What if my son doesn't want to do extracurricular activities?
Posted Aug 26 2008 4:42pm
from a reader in the Midwest:
My 7 year-old does not want to do any extra curricular activities (like sports, game clubs, science clubs, etc.) He says that sometimes he has to do stuff he doesn’t want to do. He doesn’t care if everyone else is doing it. How do I interpret this? At what point do we need to teach our children the concept of working within a group or with a team for a common goal? Does he get enough of that in the classroom environment? If that is the way he feels should I just let him be himself and be independent (i.e. no organized anything outside of school)?
Ya know, I admire this kid. He knows himself pretty darn well! Not everyone is wired to love group activities. Group experiences that energize extroverts can be very draining for an introvert! I'd say to go ahead and respect his wishes. He's getting plenty of opportunities to participate in groups at home and in school.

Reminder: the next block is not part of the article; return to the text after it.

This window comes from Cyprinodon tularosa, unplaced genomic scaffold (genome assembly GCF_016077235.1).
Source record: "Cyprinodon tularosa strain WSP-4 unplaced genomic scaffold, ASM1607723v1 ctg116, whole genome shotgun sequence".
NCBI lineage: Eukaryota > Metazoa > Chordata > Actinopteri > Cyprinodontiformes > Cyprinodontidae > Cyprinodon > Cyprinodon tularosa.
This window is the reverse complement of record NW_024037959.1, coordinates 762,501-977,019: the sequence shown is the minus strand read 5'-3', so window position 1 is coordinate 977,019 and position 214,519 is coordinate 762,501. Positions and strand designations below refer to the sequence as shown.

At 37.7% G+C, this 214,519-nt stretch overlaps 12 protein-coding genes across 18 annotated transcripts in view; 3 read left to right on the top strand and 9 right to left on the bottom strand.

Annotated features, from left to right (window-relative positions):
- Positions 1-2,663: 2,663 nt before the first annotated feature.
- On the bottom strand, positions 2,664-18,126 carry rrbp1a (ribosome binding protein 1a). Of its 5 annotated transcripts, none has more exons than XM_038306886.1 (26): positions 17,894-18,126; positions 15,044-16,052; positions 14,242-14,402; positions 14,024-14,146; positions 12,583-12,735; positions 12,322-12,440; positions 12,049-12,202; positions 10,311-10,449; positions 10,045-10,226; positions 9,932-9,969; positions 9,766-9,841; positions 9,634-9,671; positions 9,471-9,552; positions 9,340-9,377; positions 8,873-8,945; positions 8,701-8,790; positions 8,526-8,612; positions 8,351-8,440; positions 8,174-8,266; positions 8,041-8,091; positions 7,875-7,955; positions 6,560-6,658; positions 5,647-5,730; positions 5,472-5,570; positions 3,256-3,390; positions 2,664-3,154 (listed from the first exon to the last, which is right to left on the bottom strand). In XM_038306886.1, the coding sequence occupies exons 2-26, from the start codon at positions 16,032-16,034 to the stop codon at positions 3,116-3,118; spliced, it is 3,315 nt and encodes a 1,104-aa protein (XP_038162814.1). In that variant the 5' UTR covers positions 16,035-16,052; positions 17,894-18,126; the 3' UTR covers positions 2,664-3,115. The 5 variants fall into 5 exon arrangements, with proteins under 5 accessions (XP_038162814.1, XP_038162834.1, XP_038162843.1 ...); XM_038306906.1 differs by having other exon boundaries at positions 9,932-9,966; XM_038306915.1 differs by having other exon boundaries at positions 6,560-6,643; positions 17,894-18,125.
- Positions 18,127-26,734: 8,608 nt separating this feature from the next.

In fact, if you excuse him from needing to do extracurricular activities, he's likely to do even better during the required team activities at home and school, since he won't have used up his whole reserve of coping skills on optional things. If your son is very creative or energetic, he may have to constrict himself to be part of a group experience, which can be exhausting and annoying. He's already doing this succesfully when he has to. It's understandable that he might strongly prefer to spend his free time doing things that he feels are expansive and unrestrictive.
If you want him to have the benefit of physical activity and the feeling of body confidence that comes from exercise, consider asking him if he's interested the solitary sports of bicycling or swimming rather than team sports like soccer and baseball. He might also enjoy hitting a tennis ball against the wall by himself, or shooting baskets alone.
There are lots of hobbies that enrich the mind without draining the energy of an introvert. Solitaire, computer games like chess or checkers, writing, art, puzzles, magic tricks, or taking care of animals are just a few. Let your son know that you think it's great that he is so clear about what he likes, and help him find solitary challenges that he enjoys just for the fun of it.
Then sit back and celebrate that you have a creative and self-aware son who is not likely to be very susceptible to peer pressure when he's a teenager!